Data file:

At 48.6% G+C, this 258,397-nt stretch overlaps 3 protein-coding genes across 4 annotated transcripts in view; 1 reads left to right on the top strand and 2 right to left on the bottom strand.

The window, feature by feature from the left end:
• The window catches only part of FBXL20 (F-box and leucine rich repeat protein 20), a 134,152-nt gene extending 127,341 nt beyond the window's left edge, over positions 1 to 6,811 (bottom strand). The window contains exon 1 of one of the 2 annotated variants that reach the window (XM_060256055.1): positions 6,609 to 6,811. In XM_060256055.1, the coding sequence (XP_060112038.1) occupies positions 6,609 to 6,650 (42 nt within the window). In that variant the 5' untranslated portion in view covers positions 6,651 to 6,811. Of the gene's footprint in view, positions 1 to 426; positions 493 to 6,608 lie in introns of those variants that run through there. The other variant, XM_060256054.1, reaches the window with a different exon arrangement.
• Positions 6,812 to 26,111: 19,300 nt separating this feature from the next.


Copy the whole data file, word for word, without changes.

At 48.6% G+C, this 258,397-nt stretch overlaps 3 protein-coding genes across 4 annotated transcripts in view; 1 reads left to right on the top strand and 2 right to left on the bottom strand.

The window, feature by feature from the left end:
• The window catches only part of FBXL20 (F-box and leucine rich repeat protein 20), a 134,152-nt gene extending 127,341 nt beyond the window's left edge, over positions 1 to 6,811 (bottom strand). The window contains exon 1 of one of the 2 annotated variants that reach the window (XM_060256055.1): positions 6,609 to 6,811. In XM_060256055.1, the coding sequence (XP_060112038.1) occupies positions 6,609 to 6,650 (42 nt within the window). In that variant the 5' untranslated portion in view covers positions 6,651 to 6,811. Of the gene's footprint in view, positions 1 to 426; positions 493 to 6,608 lie in introns of those variants that run through there. The other variant, XM_060256054.1, reaches the window with a different exon arrangement.
• Positions 6,812 to 26,111: 19,300 nt separating this feature from the next.